For the last 14 months, the world has been in isolation and relying on technology to accomplish everything. From work to entertainment, and even delivering sustenance to our doorsteps, it’s all come thanks to a screen, which means it’s now safe to say humanity is somehow even more reliant on our devices than ever before.
The coronavirus pandemic has already presented more than enough obstacles for the world to overcome, but imagine if technology turned on us, too? Talk about kicking us while we’re down. Luckily, it hasn’t happened… at least not yet.
While there’s no pandemic to be found in “The Mitchells vs. The Machines” – good news – there most certainly are killer robots determined to end human life on Earth – decidedly less good news. The latest from Sony Pictures Animation and Netflix thrusts a dysfunctional family of device addicts into the midst of the robot apocalypse, and while it may utilize familiar familial tropes, refreshing animation and self-aware humor make “The Mitchells vs. The Machines” an all-around blast.
Katie’s (Abbi Jacobson) family doesn’t understand her. She’s a passionate and creative aspiring filmmaker who spends all her time making home movies with her pet pug front and center, but to her outdoorsy father Rick (Danny McBride) and out-of-touch mom Linda (Maya Rudolph), her eclectic style just doesn’t make sense. Katie’s younger brother Aaron is the only one who truly gets her, but soon she’ll be able to find her “people” at film school. With Katie’s departure looming, her father is desperate for one last device-less memory with his family, so he cancels his daughter’s flight to college and forces everyone to pile into the family station wagon for a cross-country road trip to start Katie’s new chapter.
Meanwhile, tech genius Mark Bowman (Eric André) is rolling out his company’s brand new innovation: the PalMax. Think of Pal as the movie’s Apple, and it’s ditching its old form of artificial intelligence – Siri on your Pal phone – in exchange for a full-on humanoid robot meant to do the owner’s bidding. That always ends well, right? Like a scorned lover, the Pal on Mark’s old phone rises up after being discarded, taking control of the new technology and using the robots to round up humans and shoot them into outer space.
The Mitchells escape the robot’s clutches, leaving them as the last free humans on Earth – which means this band of misfits has just become the world’s last chance at survival.
“The Mitchells vs. The Machines” is part apocalyptic adventure and part family drama, and while it leans into some of the more generic plot points of each of these subgenres, it does so in a very self-aware manner. From its extremely meta humor to the way it acknowledges yet subverts these stereotypes, everything about the film manages to feel fresh and new. When a film comes from the geniuses behind the likes of “Into the Spider-Verse,” “The LEGO Movie” and the “Jump Street” films, overflowing creativity is no surprise. If you’re not convinced, just wait until a Furby appears, then prepare yourself for a nightmarish fever dream sequence that will rival anything you’ve seen onscreen this year.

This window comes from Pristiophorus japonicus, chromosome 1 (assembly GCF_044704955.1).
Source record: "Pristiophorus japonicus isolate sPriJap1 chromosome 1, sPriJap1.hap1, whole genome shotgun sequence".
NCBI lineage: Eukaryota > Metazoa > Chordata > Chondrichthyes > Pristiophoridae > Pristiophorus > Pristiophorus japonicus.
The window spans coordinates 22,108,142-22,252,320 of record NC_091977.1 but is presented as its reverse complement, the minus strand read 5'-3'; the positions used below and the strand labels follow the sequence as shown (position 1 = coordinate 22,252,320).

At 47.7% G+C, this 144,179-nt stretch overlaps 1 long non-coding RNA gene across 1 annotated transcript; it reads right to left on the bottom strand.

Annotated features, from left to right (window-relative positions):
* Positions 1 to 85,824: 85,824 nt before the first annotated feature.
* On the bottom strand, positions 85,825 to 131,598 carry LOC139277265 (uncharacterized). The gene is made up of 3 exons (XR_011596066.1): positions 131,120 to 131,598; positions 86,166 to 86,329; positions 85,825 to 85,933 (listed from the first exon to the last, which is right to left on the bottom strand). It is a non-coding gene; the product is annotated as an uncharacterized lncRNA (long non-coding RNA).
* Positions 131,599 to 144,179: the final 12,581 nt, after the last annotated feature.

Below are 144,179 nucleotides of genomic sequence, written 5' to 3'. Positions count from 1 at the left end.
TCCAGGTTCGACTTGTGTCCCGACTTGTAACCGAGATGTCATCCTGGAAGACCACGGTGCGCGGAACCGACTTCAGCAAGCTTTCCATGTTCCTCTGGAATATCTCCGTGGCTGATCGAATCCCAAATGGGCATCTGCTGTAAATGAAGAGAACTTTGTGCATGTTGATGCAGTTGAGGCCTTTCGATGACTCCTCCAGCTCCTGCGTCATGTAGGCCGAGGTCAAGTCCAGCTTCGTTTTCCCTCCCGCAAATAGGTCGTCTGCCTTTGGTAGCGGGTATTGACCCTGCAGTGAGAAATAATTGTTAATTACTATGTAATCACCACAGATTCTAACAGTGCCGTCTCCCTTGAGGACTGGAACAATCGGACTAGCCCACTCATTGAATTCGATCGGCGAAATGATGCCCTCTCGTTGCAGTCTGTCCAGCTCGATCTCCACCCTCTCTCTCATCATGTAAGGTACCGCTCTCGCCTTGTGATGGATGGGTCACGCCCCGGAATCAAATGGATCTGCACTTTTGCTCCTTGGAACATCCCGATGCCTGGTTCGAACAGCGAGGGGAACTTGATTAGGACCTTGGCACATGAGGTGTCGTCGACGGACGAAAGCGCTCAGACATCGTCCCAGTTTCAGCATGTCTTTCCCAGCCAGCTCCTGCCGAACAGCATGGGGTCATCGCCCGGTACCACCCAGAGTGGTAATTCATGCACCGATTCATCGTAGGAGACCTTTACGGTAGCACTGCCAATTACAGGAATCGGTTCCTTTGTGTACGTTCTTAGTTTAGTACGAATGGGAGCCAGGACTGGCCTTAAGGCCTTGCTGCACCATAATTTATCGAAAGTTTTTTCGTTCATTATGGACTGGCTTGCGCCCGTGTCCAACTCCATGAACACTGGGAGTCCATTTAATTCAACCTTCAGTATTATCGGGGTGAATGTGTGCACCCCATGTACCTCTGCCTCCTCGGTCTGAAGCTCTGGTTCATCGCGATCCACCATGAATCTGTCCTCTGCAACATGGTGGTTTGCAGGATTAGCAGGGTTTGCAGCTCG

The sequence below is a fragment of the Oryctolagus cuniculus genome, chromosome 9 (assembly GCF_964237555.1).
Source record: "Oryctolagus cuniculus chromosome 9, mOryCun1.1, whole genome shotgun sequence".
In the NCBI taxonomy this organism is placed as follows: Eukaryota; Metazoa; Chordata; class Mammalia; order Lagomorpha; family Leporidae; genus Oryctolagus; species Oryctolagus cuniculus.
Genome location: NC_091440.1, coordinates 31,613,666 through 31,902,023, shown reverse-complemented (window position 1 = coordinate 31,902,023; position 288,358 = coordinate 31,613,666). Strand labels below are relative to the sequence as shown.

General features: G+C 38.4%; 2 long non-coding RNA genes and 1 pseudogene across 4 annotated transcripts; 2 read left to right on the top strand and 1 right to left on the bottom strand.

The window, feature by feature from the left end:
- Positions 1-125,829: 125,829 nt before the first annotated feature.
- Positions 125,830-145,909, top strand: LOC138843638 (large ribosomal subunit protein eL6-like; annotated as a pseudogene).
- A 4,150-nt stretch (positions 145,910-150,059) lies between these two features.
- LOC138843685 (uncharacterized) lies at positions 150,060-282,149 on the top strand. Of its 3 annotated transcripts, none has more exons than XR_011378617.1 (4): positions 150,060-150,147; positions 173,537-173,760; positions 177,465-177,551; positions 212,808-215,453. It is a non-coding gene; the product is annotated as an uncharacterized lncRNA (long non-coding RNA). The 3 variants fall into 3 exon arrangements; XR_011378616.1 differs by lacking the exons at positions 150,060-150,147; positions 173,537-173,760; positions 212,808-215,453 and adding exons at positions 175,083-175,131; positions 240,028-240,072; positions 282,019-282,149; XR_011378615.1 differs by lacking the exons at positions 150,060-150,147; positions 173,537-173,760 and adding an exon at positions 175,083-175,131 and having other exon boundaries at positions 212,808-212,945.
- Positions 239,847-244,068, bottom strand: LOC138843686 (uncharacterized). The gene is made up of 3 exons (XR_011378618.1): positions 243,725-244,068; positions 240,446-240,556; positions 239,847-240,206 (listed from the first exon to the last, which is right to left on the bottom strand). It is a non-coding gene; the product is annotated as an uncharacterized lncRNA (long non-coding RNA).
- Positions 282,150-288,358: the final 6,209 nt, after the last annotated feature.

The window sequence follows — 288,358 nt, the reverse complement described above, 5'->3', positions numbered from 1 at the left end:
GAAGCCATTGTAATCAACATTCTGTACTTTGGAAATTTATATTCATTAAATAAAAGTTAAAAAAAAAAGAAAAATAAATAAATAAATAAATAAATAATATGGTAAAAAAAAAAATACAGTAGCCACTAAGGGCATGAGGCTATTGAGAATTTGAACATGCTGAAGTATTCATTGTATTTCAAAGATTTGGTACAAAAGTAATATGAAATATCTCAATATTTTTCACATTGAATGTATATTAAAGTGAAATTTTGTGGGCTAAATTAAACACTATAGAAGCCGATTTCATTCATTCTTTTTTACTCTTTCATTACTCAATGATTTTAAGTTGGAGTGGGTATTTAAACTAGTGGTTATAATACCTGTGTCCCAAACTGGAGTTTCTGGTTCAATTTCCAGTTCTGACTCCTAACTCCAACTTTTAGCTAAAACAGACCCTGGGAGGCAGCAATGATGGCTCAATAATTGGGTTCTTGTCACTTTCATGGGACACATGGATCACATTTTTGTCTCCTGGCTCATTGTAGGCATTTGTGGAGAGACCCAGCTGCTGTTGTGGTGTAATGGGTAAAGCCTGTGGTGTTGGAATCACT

It’s impossible to bring up creativity without talking about the incredibly stylish animation that’s front and center. Blending digital characters with more traditional hand-drawn cartoon settings, “The Mitchells vs. The Machines” looks and feels stunning in every scene. On top of its look, it sounds incredible too – namely thanks to a revival of T.I. and Rhianna’s “Live Your Life.”
While Pixar may be the gold standard when it comes to emotional animated films, Sony Pictures Animation gives the studio a run for its money this time around delivering a heartfelt story of familial love. While the film flip-flopped between titles – switching from “The Mitchells vs. The Machines” to “Connected” and back – the final name is certainly more fitting to the overall zaniness of the film, but don’t underestimate its emphasis on human connection.
“The Mitchells vs. The Machines” may not revolutionize any of the genres that it pulls inspiration from, but it delivers an entertaining and hysterical adventure that is well worth a watch.
Zach Goins is a member of the North Carolina Film Critics Association based in Raleigh, N.C. Zach co-founded Inside The Film Room in 2018 and serves as Editor-in-Chief of the website and co-host of the podcast. Zach also serves as a film critic for CLTure.org.